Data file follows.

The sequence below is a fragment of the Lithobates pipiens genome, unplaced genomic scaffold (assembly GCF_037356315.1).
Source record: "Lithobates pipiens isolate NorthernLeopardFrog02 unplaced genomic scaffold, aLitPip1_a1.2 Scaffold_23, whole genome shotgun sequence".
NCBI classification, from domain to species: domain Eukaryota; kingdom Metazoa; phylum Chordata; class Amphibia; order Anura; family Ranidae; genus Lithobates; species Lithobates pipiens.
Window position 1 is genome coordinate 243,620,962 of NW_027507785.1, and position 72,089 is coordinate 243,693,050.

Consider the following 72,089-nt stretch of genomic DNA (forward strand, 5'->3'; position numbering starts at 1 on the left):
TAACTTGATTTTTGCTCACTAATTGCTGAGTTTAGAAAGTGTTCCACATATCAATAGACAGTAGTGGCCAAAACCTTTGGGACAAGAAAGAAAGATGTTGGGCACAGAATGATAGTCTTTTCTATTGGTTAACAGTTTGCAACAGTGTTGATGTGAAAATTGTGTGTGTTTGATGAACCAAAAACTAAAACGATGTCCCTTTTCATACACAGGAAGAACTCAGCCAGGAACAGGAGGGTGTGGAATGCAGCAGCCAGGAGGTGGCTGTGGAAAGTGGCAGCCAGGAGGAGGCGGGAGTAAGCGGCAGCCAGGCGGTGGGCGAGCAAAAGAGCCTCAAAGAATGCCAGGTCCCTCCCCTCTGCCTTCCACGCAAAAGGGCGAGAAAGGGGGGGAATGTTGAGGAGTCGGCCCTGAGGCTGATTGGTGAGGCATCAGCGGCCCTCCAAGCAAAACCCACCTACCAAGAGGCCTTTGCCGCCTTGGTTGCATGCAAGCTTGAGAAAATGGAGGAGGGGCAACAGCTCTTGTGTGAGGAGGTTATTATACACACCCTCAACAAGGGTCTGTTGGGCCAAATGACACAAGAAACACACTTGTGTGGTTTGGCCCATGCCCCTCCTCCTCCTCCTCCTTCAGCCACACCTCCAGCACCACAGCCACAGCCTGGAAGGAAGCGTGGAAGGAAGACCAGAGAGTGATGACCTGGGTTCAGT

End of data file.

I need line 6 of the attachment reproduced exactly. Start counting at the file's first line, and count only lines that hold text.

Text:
TAACTTGATTTTTGCTCACTAATTGCTGAGTTTAGAAAGTGTTCCACATATCAATAGACAGTAGTGGCCAAAACCTTTGGGACAAGAAAGAAAGATGTTGGGCACAGAATGATAGTCTTTTCTATTGGTTAACAGTTTGCAACAGTGTTGATGTGAAAATTGTGTGTGTTTGATGAACCAAAAACTAAAACGATGTCCCTTTTCATACACAGGAAGAACTCAGCCAGGAACAGGAGGGTGTGGAATGCAGCAGCCAGGAGGTGGCTGTGGAAAGTGGCAGCCAGGAGGAGGCGGGAGTAAGCGGCAGCCAGGCGGTGGGCGAGCAAAAGAGCCTCAAAGAATGCCAGGTCCCTCCCCTCTGCCTTCCACGCAAAAGGGCGAGAAAGGGGGGGAATGTTGAGGAGTCGGCCCTGAGGCTGATTGGTGAGGCATCAGCGGCCCTCCAAGCAAAACCCACCTACCAAGAGGCCTTTGCCGCCTTGGTTGCATGCAAGCTTGAGAAAATGGAGGAGGGGCAACAGCTCTTGTGTGAGGAGGTTATTATACACACCCTCAACAAGGGTCTGTTGGGCCAAATGACACAAGAAACACACTTGTGTGGTTTGGCCCATGCCCCTCCTCCTCCTCCTCCTTCAGCCACACCTCCAGCACCACAGCCACAGCCTGGAAGGAAGCGTGGAAGGAAGACCAGAGAGTGATGACCTGGGTTCAGT